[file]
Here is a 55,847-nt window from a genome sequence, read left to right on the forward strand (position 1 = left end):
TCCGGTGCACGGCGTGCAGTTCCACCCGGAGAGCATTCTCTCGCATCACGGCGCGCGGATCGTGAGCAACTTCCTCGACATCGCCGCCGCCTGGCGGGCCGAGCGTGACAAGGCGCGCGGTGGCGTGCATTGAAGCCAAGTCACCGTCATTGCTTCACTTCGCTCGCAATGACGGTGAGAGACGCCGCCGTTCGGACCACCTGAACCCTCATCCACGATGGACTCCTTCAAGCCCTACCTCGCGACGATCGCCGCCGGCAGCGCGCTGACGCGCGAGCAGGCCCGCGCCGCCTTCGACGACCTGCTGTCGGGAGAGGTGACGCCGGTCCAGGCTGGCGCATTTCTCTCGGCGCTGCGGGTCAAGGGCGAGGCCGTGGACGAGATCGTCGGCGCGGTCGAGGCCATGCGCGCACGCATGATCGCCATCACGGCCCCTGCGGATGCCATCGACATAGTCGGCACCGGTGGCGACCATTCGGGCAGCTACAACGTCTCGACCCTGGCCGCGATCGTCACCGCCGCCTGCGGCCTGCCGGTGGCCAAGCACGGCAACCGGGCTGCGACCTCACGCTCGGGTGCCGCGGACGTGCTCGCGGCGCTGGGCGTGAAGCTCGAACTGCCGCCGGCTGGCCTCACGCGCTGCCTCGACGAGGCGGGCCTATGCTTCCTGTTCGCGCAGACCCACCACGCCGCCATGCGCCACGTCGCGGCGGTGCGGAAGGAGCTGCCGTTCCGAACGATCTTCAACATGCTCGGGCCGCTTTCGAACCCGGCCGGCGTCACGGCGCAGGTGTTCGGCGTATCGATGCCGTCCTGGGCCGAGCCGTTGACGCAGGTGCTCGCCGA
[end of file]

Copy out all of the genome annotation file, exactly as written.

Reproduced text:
Here is a 55,847-nt window from a genome sequence, read left to right on the forward strand (position 1 = left end):
TCCGGTGCACGGCGTGCAGTTCCACCCGGAGAGCATTCTCTCGCATCACGGCGCGCGGATCGTGAGCAACTTCCTCGACATCGCCGCCGCCTGGCGGGCCGAGCGTGACAAGGCGCGCGGTGGCGTGCATTGAAGCCAAGTCACCGTCATTGCTTCACTTCGCTCGCAATGACGGTGAGAGACGCCGCCGTTCGGACCACCTGAACCCTCATCCACGATGGACTCCTTCAAGCCCTACCTCGCGACGATCGCCGCCGGCAGCGCGCTGACGCGCGAGCAGGCCCGCGCCGCCTTCGACGACCTGCTGTCGGGAGAGGTGACGCCGGTCCAGGCTGGCGCATTTCTCTCGGCGCTGCGGGTCAAGGGCGAGGCCGTGGACGAGATCGTCGGCGCGGTCGAGGCCATGCGCGCACGCATGATCGCCATCACGGCCCCTGCGGATGCCATCGACATAGTCGGCACCGGTGGCGACCATTCGGGCAGCTACAACGTCTCGACCCTGGCCGCGATCGTCACCGCCGCCTGCGGCCTGCCGGTGGCCAAGCACGGCAACCGGGCTGCGACCTCACGCTCGGGTGCCGCGGACGTGCTCGCGGCGCTGGGCGTGAAGCTCGAACTGCCGCCGGCTGGCCTCACGCGCTGCCTCGACGAGGCGGGCCTATGCTTCCTGTTCGCGCAGACCCACCACGCCGCCATGCGCCACGTCGCGGCGGTGCGGAAGGAGCTGCCGTTCCGAACGATCTTCAACATGCTCGGGCCGCTTTCGAACCCGGCCGGCGTCACGGCGCAGGTGTTCGGCGTATCGATGCCGTCCTGGGCCGAGCCGTTGACGCAGGTGCTCGCCGA